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Re: Sunk Micro . . .

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  • ellengaest@boatbuilding.com
    What a gentle reminder for us amateur boatbuilders!It was a relief to read that no bodies were lost with the sinking......although it is difficult for me to
    Message 1 of 5 , Apr 1, 2001
      What a gentle reminder for us amateur boatbuilders!It was a relief to
      read that no bodies were lost with the sinking......although it is
      difficult for me to imagine conditions rough enough to swamp a MICRO
      yet not so rough(apparently!) to trigger a few neurons in the"good
      seamanship/common sense" department of the skippers' cerebral cortex
      that would have seen ALL hatches secured.......in the closed position.
      Admittedly,the MICRO does possess the qualities of a larger boat such
      as comfort,easier motion,incredible stability and is
      even self-righting.However,the prudent skipper must remain wary
      despite the luxuries,of four things;1)The MICRO is still a small
      boat,2)Wind and waves are still capable of overwhelming a
      MICRO,3)The ballast keel of the MICRO is still made of lots of lead
      and 4)The skipper is responsible for the safety of his crew/passengers
      and vessel.
      I recall many a fine "coffee break" spent laying underneath my
      unfinished MICRO,enjoying a fresh cup of coffee and a smoke,while
      gazing at that gorgeous chunk of lead all fastened up to the bottom of
      the boat.All sorts of peacefull images would be conjured up,including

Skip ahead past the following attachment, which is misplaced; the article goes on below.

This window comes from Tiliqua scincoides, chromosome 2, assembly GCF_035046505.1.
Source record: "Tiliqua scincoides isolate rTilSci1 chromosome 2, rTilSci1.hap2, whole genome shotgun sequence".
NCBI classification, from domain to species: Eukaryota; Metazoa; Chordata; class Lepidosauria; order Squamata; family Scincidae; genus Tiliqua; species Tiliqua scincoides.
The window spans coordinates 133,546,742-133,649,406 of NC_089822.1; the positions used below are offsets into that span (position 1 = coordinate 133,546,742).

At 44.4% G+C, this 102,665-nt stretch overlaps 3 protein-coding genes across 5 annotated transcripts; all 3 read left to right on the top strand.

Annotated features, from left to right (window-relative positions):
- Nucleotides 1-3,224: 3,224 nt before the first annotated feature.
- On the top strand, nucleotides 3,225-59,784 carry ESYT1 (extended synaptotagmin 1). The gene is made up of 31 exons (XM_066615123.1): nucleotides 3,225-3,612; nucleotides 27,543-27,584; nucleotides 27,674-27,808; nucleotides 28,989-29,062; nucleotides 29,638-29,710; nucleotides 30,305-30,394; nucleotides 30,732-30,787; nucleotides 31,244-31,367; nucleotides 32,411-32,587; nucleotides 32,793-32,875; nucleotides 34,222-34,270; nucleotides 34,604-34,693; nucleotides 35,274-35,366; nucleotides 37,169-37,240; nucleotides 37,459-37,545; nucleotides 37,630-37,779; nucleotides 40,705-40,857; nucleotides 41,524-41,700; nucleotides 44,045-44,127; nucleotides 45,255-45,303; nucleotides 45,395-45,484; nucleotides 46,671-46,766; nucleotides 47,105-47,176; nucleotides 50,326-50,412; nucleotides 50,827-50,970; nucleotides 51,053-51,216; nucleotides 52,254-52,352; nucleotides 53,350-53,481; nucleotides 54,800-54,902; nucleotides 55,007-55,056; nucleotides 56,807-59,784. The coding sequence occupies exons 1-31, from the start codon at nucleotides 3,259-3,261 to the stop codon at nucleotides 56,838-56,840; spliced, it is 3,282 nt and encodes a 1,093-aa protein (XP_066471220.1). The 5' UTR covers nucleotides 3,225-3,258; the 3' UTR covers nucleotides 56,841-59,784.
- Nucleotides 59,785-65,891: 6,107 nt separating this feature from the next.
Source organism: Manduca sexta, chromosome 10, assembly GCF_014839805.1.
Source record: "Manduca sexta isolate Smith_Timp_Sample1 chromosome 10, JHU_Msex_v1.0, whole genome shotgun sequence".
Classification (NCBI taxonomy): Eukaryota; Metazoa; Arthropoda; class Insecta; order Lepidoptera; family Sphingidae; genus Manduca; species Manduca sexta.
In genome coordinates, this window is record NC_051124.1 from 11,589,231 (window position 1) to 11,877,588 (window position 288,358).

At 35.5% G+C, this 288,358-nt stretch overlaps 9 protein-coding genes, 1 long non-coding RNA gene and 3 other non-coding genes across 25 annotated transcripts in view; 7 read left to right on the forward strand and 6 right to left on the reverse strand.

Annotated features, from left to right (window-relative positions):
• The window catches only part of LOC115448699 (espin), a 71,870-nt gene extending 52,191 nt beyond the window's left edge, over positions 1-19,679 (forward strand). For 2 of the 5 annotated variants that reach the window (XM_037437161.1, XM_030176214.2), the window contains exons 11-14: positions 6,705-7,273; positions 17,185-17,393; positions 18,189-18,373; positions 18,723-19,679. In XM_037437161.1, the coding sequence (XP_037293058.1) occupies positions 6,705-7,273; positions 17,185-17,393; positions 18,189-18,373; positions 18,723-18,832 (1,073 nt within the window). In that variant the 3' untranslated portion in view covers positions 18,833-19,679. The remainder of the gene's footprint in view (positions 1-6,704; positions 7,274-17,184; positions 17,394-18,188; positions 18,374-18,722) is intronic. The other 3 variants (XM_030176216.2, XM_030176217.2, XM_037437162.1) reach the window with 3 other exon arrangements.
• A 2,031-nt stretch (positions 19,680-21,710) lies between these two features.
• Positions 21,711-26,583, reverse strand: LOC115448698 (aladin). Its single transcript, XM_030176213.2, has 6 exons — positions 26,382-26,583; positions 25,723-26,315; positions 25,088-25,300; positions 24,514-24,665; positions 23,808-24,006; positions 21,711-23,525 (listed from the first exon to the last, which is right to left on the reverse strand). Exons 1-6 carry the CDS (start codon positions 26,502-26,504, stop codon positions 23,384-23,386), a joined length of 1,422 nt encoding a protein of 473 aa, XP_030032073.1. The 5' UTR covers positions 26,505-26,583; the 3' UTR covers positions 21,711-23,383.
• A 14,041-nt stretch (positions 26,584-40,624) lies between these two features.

that warm-all-over feeling one can sometimes get just thinking about
      never having to find oneself dumped into cold polluted water ever
      again by some unballasted dinghy.Running parallel with that happy
      thought was one that said,"I'd better never swamp her or else I'm
      going to be up to my chin in shit".To ensure I never forget that last
      sentence,I chose to forgo the prescribed floatation and use those
      spaces for more storage.
      Well,since her launching in the summer of 1993,I've had a few good
      scares thrown at me by the mighty St.Lawrence River but no great
      mishap and while it may be true that God looks after fools(I'm still
      here,afterall!) I have yet to see it written anywhere that he must
      also take care of boats,cars,planes,campfires etc ....
      Where is all of this heading to? To one big wish!
      That we all have enough wisdom to trust the skilled efforts of our
      famous designer and his fleet of proven designs.That we all
      endeavour to build our boats to the very best of our abilities.That we
      have the patience and perseverance to see our building efforts through
      to the end.That we at least make the time to learn and practice safe
      boating skills.That our summers be filled with happy boating
      adventures either alone or with those dear to us and finally,when all
      hell seems to be breaking loose all around us and our thoughts become
      flooded with dark scenarios,that we all have the intestinal fortitude
      to say,"Would you mind awfully to close the bleeding hatch,dear!"

      Peter Lenihan,keeping up the intestinal fortitude with daily rations
      of oat bran and getting the old tool box ready for spring fit out,on
      the shores of the St.Lawrence...........

      --- In bolger@y..., "Samson Family" <Bill.Samson@t...> wrote:
      > Chuck Leiweber wrote:
      > > sold a Micro to a guy in Corpus Christi,
      > >Texas. The guy promptly sank it in the Gulf of Mexico. He went
      > >with the cockpit hatch open.
      > We don't often hear about Bolger boats meeting an untimely end.
      > the captain and crew were OK?
      > It brings to mind the guy, about 10 or 12 years ago I suppose, who
      > four (or was it five?) self-steering Micros and sent them off across
      > Atlantic (west to east) - as an artistic 'happening'. I don't
      > hearing about whether they survived the trip.
      > Any of the old farts come across this event?
      > Bill Samson
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